Q. You posted a graph on your blog of inches of water plants use each day during each month during the year. How many gallons is an inch of water?
|Potential evapotranspiration for the Las Vegas Valley over 12 months in average inches of water used per day. Numbers across the bottom stand for months; 1 = January, 12 = December.|
A. I bet you want to know in minutes! That’s one problem when talking about irrigation. Irrigation clocks measure the volume of water in minutes. We apply water as a depth or in gallons, not minutes.
An acre-foot of water is roughly 325,900 gallons. An acre inch is roughly 1/12 of that which is 27,158 gallons. One inch of water in a one cubic foot container is 7.48/12 = 0.62 gallons.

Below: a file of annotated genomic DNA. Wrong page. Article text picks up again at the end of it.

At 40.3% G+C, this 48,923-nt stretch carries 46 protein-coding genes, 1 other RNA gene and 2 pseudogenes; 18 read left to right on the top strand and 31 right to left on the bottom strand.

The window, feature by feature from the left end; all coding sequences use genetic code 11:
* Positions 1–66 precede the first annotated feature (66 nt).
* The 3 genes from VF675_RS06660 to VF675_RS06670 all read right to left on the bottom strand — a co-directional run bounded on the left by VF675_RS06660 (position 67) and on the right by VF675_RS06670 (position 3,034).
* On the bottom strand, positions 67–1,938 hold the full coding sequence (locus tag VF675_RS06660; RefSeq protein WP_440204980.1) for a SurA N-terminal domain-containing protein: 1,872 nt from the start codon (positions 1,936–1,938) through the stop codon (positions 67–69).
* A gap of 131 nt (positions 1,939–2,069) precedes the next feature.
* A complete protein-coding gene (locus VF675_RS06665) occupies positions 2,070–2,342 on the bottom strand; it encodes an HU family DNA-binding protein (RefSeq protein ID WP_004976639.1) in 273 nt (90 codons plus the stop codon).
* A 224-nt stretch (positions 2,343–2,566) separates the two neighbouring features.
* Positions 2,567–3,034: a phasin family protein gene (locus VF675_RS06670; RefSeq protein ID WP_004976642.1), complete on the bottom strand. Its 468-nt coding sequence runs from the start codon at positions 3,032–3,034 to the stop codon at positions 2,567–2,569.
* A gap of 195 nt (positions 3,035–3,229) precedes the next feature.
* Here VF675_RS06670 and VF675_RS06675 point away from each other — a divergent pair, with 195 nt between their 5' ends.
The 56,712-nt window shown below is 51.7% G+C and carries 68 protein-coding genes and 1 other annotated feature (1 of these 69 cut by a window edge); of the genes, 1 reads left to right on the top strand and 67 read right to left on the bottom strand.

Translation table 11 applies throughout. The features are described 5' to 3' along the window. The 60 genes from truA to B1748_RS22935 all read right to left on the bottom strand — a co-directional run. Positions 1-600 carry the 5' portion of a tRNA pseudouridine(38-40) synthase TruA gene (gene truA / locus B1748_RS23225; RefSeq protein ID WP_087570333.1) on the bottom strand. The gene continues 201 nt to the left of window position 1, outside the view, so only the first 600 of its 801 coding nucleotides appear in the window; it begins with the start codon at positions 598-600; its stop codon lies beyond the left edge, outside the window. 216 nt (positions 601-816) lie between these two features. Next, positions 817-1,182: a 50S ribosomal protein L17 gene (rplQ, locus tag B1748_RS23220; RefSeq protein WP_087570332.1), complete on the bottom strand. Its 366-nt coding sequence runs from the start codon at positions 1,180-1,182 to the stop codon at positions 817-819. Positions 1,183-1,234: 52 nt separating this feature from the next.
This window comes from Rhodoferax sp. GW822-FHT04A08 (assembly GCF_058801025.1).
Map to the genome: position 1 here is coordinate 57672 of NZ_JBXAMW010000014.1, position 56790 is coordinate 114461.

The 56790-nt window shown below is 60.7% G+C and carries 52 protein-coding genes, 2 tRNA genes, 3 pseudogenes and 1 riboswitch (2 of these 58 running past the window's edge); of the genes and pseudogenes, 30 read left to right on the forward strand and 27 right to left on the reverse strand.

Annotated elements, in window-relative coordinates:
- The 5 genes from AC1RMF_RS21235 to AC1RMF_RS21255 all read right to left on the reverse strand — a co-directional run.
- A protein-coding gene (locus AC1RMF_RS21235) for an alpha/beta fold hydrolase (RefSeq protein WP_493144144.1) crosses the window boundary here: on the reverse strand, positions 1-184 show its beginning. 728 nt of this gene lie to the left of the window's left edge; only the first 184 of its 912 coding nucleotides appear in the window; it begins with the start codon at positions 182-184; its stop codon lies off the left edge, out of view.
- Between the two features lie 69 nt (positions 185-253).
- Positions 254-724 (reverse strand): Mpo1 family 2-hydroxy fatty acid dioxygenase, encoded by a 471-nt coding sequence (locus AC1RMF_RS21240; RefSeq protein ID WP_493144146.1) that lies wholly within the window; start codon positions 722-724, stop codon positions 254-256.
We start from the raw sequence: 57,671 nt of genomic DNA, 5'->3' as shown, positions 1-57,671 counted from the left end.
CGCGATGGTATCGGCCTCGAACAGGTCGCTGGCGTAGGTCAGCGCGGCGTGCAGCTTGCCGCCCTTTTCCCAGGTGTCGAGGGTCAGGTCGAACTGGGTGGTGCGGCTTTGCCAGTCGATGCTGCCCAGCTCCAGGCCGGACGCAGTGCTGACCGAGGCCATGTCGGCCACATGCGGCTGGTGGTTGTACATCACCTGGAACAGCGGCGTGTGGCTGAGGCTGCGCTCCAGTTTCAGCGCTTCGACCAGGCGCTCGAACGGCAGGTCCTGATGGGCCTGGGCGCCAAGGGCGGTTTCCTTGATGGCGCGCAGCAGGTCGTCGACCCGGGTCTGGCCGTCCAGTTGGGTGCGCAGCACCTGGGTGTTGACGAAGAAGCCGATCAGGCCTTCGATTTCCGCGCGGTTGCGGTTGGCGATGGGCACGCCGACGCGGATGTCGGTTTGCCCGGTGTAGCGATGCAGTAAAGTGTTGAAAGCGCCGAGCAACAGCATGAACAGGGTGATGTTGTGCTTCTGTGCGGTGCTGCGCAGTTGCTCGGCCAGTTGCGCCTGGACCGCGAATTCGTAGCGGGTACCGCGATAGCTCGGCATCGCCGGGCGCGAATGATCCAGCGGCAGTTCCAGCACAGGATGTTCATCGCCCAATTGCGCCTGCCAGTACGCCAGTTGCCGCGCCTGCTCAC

One inch of water applied to pure sand penetrates to a depth of about 20 inches. Fine sand, 14 inches deep. Fine sandy loam, 10 inches. Silt loam, 7 inches and clay loam, 6 inches.
The amount of water to apply is determined by the depth of its roots. The shallowest rooted plants are lawns, annual flowers and annual vegetables. We assume the depth of their roots is less than a foot. The next deepest-rooted plants are 2 to 4 foot tall perennials with a rooting depth of 12 to 18 inches. And finally, trees and large shrubs are the deepest with an effective route depth of about 24 inches.
Larger plants are given more water but watered less often because their "gas tank" (water held in the soil available to the roots) is much bigger. Plants that are shallow rooted like lawns, annual flowers and vegetables are watered more often because their "gas tank" is much smaller.It is very important to group these categories of plants (lawns/flowers/vegetables, medium sized plants, trees and large shrubs) on separate irrigation valves. In this way they can be watered separately and at different times. Fourth and fifth categories, desert plants and cacti, could also be argued.